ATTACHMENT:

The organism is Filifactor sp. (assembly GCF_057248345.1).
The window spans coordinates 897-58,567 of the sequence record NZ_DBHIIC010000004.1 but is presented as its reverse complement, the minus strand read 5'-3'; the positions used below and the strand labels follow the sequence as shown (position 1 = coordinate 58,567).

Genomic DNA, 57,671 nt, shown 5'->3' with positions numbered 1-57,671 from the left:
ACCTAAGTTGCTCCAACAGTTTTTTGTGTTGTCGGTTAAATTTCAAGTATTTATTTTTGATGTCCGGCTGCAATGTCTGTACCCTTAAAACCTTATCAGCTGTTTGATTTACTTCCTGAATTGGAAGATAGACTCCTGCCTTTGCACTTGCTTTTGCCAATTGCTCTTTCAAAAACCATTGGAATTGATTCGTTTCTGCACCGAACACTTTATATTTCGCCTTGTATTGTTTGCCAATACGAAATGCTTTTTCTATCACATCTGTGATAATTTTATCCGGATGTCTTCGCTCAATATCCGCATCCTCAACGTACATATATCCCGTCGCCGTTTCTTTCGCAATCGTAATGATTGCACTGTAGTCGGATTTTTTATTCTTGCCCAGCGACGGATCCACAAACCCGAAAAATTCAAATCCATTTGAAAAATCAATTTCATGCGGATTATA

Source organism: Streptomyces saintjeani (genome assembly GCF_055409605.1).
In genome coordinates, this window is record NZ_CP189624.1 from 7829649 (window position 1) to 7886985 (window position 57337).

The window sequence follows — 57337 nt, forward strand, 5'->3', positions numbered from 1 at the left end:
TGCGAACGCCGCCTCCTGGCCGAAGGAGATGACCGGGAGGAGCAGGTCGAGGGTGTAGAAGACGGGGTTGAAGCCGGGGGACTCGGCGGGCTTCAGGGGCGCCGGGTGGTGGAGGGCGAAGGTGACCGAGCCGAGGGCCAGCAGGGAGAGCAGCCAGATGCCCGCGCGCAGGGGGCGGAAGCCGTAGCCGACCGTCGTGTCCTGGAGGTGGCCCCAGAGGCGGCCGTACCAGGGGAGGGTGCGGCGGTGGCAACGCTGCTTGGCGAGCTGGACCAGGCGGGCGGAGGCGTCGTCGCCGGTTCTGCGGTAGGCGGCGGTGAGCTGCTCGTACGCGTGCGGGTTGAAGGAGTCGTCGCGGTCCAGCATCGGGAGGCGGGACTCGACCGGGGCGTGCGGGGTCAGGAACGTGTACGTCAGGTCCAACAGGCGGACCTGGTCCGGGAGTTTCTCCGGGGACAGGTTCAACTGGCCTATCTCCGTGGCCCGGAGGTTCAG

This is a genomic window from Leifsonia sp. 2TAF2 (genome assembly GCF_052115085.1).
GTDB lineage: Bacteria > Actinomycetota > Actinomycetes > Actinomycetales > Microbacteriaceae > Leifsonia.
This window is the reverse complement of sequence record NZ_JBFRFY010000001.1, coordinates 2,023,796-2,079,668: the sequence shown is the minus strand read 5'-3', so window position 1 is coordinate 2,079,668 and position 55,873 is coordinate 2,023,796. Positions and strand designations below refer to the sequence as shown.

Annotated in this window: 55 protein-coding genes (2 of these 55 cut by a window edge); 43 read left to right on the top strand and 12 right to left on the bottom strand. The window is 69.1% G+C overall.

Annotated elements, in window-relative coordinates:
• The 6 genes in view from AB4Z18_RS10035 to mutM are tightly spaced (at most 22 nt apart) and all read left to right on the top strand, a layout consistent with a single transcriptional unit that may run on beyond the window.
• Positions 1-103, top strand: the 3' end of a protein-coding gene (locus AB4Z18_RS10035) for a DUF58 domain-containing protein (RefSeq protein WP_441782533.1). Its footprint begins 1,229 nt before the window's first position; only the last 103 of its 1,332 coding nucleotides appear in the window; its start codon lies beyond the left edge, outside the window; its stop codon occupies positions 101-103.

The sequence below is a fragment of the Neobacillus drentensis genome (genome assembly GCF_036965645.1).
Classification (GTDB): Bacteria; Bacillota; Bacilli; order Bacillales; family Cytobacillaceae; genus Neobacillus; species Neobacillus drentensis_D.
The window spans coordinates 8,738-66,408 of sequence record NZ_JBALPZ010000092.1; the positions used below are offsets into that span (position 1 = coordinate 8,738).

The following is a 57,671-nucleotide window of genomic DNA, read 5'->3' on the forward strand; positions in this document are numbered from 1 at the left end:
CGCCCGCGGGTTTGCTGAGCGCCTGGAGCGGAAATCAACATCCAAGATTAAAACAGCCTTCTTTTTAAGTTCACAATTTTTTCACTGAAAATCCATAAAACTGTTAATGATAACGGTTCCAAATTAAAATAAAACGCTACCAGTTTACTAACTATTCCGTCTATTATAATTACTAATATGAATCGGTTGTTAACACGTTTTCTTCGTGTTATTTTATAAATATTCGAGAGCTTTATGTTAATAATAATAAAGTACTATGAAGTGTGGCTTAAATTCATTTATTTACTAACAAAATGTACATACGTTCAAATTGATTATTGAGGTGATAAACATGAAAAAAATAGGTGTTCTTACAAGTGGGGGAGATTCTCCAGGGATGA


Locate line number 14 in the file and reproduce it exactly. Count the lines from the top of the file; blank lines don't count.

• The 6 genes in view from AB4Z18_RS10035 to mutM are tightly spaced (at most 22 nt apart) and all read left to right on the top strand, a layout consistent with a single transcriptional unit that may run on beyond the window.